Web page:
I say this because many men are at the top of these huge corporations, which are marketing to this community of human “others,” and women, specifically lesbians, are in this community, which is being exploited, dominated, and oppressed by such practices. In addition, it must be recognized that “some or all men may themselves be harmed by patriarchy,”  since they are being exploited, dominated and oppressed as well by such marketing to the gay & lesbian community.
In writing this article, I know that a lot of people will not be pleased, and might be angry because of my argument against state sanctioning of marriage and criticism of supposedly “gay-friendly” corporations who are helping to destroy the planet. Despite this, I will not back down from my views expressed here.
I know that currently, in the US (I’m not sure about other countries) there are tax benefits for married couples. These benefits, I’d argue, should be eliminated. There should be no tax benefits for someone being single, nor in a relationship or married.
In order to eliminate any misconceptions, let be clear: I am not against people loving each other for whatever personal reasons it may be. Love is, in my view, a wonderful thing. However, I believe that someone can be attached to or love another person outside of marriage and that such a relationship doesn’t have to be sanctioned by the state.
Where have the conceptions of love in this way, the idea, as Emma Goldman once described it, that “love is free; it can dwell in no other atmosphere” gone? This idea of “free love” seems to have evaporated from the horizon of conversation and has been taken out of the capitalist political landscape.
In the past I’ve argued that the gay mainstream is flawed, that “it is is absurd to cry for “equality” or “freedom” when the struggle for gay rights is supported by the corporate sector,” even saying that “if corporate support and sponsorship is not abandoned … then it may be time to walk away from the gay rights movement.” In its place there needs to be radical, “creative and nonviolent resistance” that “challenges capitalism, established institutions such as government bodies, marriage itself, militarism, and … [fights] … the root causes of problems in communities with gender, sexual and radical diversity in America.”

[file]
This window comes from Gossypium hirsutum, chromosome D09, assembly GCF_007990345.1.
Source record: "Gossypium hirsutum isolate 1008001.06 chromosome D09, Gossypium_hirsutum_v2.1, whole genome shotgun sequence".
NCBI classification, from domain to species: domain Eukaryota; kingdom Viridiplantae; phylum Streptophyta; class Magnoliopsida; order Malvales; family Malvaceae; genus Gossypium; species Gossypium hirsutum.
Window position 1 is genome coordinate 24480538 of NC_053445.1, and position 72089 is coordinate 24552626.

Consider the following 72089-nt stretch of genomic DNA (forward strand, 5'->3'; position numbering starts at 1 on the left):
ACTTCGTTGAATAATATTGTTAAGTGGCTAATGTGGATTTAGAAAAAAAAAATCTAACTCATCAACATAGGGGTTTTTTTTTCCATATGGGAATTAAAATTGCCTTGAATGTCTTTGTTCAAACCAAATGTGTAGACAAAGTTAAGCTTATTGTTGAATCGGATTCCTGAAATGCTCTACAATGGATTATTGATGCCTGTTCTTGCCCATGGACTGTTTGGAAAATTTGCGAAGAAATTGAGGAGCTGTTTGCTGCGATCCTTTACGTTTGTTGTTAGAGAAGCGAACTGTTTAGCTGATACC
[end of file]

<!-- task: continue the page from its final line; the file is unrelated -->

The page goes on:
However, this in and of itself, is not enough. Radical journalist Doug Ireland provides an even more powerful challenge to the existing gay rights movement, including the fight for the expansion of the marriage franchise and anti-discrimination laws.
Ireland writes that in the long term, the “gay movement … [will have] to begin a serious and radical rethinking of homosexualities and gender identities,” which means “breaking the forms of social control implicit in the gay market ideology” and that only the original project of gay liberation can bring a “fundamental redefinition of human freedom that includes a re-characterization of human sexuality in all its glorious varieties.”
In the end, not only is Ireland’s challenge valid, but if the gay rights movement really wants to become a movement that advocates those who are part of the community of gender, sexual, radical and diversity, beyond gays and lesbians, it has to engage in self-critique, and move beyond advocating for narrowly-defined goals such as gay marriage and anti-discrimination laws.
 Ahmed, Leila. Women and Gender in Islam: Historical Roots of a Modern Debate. New Haven: Yale University Press, 1992. 32.
 Ibid, 33.
 Warren, Karen J. Ecofeminist Philosophy: A Western Perspective on What It Is and Why It Matters. New York: Rowman & Littlefield Publishers Inc., 2000. 48.
 Ibid, 55.
 Ibid, 66.
 Bryson, Valerie. Feminist Political Theory: An Introduction. New York: Palgrave Macmillan. 2003. 173.